Villa di Amici

In the hills of Ventura, a Tuscan-style abode—all rustic stucco and graceful arches, with room for a fleet of friends—redefines the term open house

By Leslie A. Westbrook

Photo by Gaszton Gal

Ask anyone involved in the Ventura arts, garden, or philanthropic community why Doug Halter and Randy Encinas, a couple who have been together for more than 20 years, would build a sprawling 6,000-square-foot villa and their answer will most likely be, “They love to entertain!” This quickly became evident, not only by the gracious welcome I received upon my arrival, but by the bevy of events they have hosted for Ventura non-profits just this past year in their new home.

Not only does the soon-to-be married couple throw lively dinner parties and an annual Christmas bash for good friends, but the house swells for events benefiting various charities and arts organizations they support.

One of the numerous arts non-profits that have benefitted from the couple’s largesse is the Rubicon Theatre. In 1998, Doug and Randy bought a former church and converted it to the Laurel Theatre space, then helped launch the resident Rubicon Theatre Group with Karyl Lynn Burns, eventually renaming the building The Rubicon. Then there is the Ventura Music Festival (Doug was president for three years), Rotary, and, most recently, Rainbow Bridge, a non-profit created to support gay youth. Not surprisingly, considering that Doug is also the owner of a landscaping company, another benefactor is the Ventura Botanical Gardens.

I felt as though I’d been transported to Ravello, Italy when I arrived at the rustic Tuscan-style stucco retreat with graceful arches, concrete cast balustrades, and incredible views. Completed in October 2012, the three-story house has three bedrooms, two offices, and “four or five fireplaces” and “four or five baths”—not to mention an elevator, favored by Sadie, one of a trio of beasties that also call the house home.

Pocket doors open up the living room to panoramic views and a gracious dining patio replete with an outdoor fireplace. A grand player piano, circa 1866, that “Clark Gable used to sing at” is programmed by Randy’s iPhone. The sleek, modern kitchen boasts rainforest marble countertops and backsplash, as well as a massive refrigerator. A large dining table fills with lively conversation during dinner parties, and the warmth of the fireplace in the den provides a spot for cozy reflection or debate.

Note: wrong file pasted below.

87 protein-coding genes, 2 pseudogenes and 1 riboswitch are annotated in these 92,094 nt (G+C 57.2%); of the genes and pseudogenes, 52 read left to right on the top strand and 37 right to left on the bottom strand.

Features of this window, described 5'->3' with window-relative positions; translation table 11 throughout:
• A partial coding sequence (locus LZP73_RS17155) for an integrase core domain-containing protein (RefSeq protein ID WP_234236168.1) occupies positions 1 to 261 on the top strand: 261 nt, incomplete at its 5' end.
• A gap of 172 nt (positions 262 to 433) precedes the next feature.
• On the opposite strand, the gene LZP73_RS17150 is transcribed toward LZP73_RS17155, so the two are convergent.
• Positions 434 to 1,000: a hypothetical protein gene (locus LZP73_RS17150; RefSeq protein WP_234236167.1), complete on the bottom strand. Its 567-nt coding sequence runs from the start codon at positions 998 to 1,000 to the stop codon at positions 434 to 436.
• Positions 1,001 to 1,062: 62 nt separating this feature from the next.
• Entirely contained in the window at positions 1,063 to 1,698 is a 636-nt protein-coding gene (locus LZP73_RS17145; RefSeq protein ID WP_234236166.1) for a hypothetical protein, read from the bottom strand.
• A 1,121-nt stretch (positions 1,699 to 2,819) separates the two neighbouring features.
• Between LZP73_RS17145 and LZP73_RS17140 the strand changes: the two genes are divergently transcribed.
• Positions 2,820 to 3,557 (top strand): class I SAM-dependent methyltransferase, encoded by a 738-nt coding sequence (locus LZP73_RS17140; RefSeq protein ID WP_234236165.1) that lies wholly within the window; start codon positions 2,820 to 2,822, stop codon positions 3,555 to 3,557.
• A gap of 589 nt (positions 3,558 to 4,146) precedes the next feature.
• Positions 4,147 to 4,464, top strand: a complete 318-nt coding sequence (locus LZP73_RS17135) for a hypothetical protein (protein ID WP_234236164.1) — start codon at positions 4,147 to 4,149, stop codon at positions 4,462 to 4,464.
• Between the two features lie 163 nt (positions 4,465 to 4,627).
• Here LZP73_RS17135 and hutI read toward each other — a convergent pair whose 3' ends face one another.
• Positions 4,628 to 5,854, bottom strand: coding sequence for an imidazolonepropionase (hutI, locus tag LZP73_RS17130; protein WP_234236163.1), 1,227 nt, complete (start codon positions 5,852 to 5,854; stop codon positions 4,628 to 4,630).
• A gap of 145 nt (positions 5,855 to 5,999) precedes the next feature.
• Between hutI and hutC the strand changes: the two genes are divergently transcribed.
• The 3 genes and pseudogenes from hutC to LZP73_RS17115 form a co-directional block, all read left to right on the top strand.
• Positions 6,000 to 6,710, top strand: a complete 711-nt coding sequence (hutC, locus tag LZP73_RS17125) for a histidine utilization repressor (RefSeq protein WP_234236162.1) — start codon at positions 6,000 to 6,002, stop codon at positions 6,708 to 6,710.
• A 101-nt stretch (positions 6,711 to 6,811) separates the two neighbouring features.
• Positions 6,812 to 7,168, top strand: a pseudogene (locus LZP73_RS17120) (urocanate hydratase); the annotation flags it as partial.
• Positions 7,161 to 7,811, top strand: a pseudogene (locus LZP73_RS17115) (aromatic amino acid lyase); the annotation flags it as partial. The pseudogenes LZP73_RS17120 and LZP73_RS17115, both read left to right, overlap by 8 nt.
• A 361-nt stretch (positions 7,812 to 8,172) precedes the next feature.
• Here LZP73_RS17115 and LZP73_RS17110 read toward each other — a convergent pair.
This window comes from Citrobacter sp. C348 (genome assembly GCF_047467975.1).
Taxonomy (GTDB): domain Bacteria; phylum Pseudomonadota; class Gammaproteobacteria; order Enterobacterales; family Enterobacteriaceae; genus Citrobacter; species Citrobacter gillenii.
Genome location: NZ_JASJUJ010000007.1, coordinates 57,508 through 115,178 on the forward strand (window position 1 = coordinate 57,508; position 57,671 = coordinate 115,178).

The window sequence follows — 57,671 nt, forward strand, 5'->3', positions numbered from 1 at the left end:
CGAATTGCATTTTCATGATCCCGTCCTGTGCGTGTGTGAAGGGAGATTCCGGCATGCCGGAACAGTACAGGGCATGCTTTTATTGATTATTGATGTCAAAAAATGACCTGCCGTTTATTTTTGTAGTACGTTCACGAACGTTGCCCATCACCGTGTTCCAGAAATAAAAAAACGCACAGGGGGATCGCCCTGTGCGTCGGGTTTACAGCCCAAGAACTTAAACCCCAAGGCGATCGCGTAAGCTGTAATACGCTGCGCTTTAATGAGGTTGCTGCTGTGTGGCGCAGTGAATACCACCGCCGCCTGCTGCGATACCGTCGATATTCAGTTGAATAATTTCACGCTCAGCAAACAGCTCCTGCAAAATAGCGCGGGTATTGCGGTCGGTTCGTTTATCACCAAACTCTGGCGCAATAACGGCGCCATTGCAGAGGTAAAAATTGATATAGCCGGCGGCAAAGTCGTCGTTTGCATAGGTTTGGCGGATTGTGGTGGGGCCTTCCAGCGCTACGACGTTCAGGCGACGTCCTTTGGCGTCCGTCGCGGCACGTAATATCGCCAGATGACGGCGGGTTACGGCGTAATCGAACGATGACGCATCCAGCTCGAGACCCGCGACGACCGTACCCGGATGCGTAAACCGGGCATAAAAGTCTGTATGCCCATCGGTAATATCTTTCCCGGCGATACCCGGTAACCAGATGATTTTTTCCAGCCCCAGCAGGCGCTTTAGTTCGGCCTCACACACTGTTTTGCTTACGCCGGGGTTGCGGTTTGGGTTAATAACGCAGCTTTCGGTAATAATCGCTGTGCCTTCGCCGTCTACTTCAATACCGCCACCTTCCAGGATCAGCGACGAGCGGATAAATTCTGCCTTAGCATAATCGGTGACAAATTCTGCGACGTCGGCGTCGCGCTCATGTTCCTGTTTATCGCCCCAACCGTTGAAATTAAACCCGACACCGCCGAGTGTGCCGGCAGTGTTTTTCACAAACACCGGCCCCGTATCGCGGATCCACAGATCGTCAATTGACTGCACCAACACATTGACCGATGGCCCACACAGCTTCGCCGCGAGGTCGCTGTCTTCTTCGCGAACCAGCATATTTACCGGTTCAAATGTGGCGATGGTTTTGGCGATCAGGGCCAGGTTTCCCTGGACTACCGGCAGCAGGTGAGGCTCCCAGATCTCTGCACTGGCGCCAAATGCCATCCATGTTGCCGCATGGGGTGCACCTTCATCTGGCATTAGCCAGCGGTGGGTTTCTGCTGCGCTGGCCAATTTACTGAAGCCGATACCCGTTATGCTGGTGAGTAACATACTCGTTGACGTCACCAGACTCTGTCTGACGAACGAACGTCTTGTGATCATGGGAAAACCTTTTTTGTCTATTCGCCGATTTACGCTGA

There’s a pool, a Jacuzzi, and a wood-burning pizza oven for outdoor entertaining and leisure. Doug’s office is a circular “lookout tower” with ocean views, while the garden off Randy’s workspace boasts flowers, fruit trees, a fountain, and daily visits from “a little yellow bird that flutters at the window.” Photos of Milan, Florence, and Cinque Terra, taken by Randy on their many visits to Italy, adorn the walls, as do romantic paintings and furnishings gleaned from various sources. One of their favorite finds was a dinosaur bone discovered on the property: a vertebrae reputed to be 20 million years old.

Doug designed all the gardens and hardscaping throughout, as well as the balustrades and magnificent wrought iron railings forged by his firm. The groin-vaulted ceilings are a noteworthy architectural feature, both inside and out (in the covered patios). In the interior hallways, hanging lanterns cast lovely shadows on these ceilings. Randy was in charge of the interiors, as well as the couple’s retail garden business, Villa Tasca Gardens in Ventura (

Though they are still putting in a few finishing touches—including fireplace mantles and surrounds, as well as a home theater on the ground floor—the couple hasn’t shied away from entertaining; some 500 revelers showed up for their all-night Christmas bash.

And where did this penchant for entertaining and charity come from? Randy’s family was always involved with non-profits, particularly those dealing with mental illness (his identical twin brothers both developed schizophrenia when they were 17). Doug was deeply affected by the AIDS epidemic of the 1980s and lost his former partner to the disease, which fuels his passion for helping others. He was diagnosed HIV positive in 1987 and given one year to live. Clearly, he has beaten the odds.

Halter helped create the Downtown Community Council, which led to the creation of many social justice funds and social services. He also helped create the cultural district for Ventura. “Ventura is a community that has a tremendous amount of assets and a great quality of life,” he noted, “but we need to make sure we leave it better for future generations.”

Indeed, Doug and Randy are doing just that. In spite of their gardening and landscape businesses, no grass is growing under their busy feet.

Traditional vaulted ceilings and views from city to sea through the colonnade.

Backyard with poolside pizza oven and the obligatory barbecue off the living room.

Formal Italian-style garden and fountain in the upper section of the backyard.

Old World elegance in the dining room at Villa di Amici, or House of Friends, the scene of lively dinner parties and charity fundraisers.

Doug Halter (l.) and Randy Encinas (r.) with Charlie and Sophie, two of their trio of pets.


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